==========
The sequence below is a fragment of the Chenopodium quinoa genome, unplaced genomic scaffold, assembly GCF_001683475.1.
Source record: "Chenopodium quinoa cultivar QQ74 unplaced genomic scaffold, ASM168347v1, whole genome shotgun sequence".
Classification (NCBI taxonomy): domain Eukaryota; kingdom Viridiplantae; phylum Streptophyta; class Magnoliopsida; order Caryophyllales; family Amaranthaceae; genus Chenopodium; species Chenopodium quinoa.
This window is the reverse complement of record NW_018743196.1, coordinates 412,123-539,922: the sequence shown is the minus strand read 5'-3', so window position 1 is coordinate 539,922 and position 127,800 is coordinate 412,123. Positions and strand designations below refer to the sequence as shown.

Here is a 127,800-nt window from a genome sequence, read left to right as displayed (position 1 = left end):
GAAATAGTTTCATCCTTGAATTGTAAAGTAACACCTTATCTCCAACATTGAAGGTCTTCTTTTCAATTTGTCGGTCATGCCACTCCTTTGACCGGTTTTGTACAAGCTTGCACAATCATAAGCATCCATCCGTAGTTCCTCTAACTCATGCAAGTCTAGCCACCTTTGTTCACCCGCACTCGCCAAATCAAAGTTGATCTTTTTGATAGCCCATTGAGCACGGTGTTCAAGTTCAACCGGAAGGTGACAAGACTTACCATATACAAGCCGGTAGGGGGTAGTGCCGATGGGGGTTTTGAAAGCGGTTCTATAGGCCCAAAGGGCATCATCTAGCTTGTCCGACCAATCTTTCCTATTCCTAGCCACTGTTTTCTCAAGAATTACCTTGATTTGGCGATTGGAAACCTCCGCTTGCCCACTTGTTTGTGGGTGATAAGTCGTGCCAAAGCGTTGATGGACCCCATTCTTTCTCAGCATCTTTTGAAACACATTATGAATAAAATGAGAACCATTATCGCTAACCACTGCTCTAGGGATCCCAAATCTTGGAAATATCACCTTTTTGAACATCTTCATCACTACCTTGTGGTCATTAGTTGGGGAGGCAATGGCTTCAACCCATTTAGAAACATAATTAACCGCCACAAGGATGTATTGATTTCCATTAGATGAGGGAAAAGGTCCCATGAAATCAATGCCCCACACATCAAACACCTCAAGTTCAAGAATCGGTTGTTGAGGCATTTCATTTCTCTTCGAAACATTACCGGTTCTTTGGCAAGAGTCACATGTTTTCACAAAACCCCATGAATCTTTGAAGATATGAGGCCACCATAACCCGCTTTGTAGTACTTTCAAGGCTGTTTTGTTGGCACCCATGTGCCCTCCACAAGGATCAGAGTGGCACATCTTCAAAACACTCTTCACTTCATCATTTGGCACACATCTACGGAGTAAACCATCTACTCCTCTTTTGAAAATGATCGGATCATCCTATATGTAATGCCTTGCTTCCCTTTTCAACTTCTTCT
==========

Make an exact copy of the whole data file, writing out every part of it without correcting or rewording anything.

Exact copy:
The sequence below is a fragment of the Chenopodium quinoa genome, unplaced genomic scaffold, assembly GCF_001683475.1.
Source record: "Chenopodium quinoa cultivar QQ74 unplaced genomic scaffold, ASM168347v1, whole genome shotgun sequence".
Classification (NCBI taxonomy): domain Eukaryota; kingdom Viridiplantae; phylum Streptophyta; class Magnoliopsida; order Caryophyllales; family Amaranthaceae; genus Chenopodium; species Chenopodium quinoa.
This window is the reverse complement of record NW_018743196.1, coordinates 412,123-539,922: the sequence shown is the minus strand read 5'-3', so window position 1 is coordinate 539,922 and position 127,800 is coordinate 412,123. Positions and strand designations below refer to the sequence as shown.

Here is a 127,800-nt window from a genome sequence, read left to right as displayed (position 1 = left end):
GAAATAGTTTCATCCTTGAATTGTAAAGTAACACCTTATCTCCAACATTGAAGGTCTTCTTTTCAATTTGTCGGTCATGCCACTCCTTTGACCGGTTTTGTACAAGCTTGCACAATCATAAGCATCCATCCGTAGTTCCTCTAACTCATGCAAGTCTAGCCACCTTTGTTCACCCGCACTCGCCAAATCAAAGTTGATCTTTTTGATAGCCCATTGAGCACGGTGTTCAAGTTCAACCGGAAGGTGACAAGACTTACCATATACAAGCCGGTAGGGGGTAGTGCCGATGGGGGTTTTGAAAGCGGTTCTATAGGCCCAAAGGGCATCATCTAGCTTGTCCGACCAATCTTTCCTATTCCTAGCCACTGTTTTCTCAAGAATTACCTTGATTTGGCGATTGGAAACCTCCGCTTGCCCACTTGTTTGTGGGTGATAAGTCGTGCCAAAGCGTTGATGGACCCCATTCTTTCTCAGCATCTTTTGAAACACATTATGAATAAAATGAGAACCATTATCGCTAACCACTGCTCTAGGGATCCCAAATCTTGGAAATATCACCTTTTTGAACATCTTCATCACTACCTTGTGGTCATTAGTTGGGGAGGCAATGGCTTCAACCCATTTAGAAACATAATTAACCGCCACAAGGATGTATTGATTTCCATTAGATGAGGGAAAAGGTCCCATGAAATCAATGCCCCACACATCAAACACCTCAAGTTCAAGAATCGGTTGTTGAGGCATTTCATTTCTCTTCGAAACATTACCGGTTCTTTGGCAAGAGTCACATGTTTTCACAAAACCCCATGAATCTTTGAAGATATGAGGCCACCATAACCCGCTTTGTAGTACTTTCAAGGCTGTTTTGTTGGCACCCATGTGCCCTCCACAAGGATCAGAGTGGCACATCTTCAAAACACTCTTCACTTCATCATTTGGCACACATCTACGGAGTAAACCATCTACTCCTCTTTTGAAAATGATCGGATCATCCTATATGTAATGCCTTGCTTCCCTTTTCAACTTCTTCT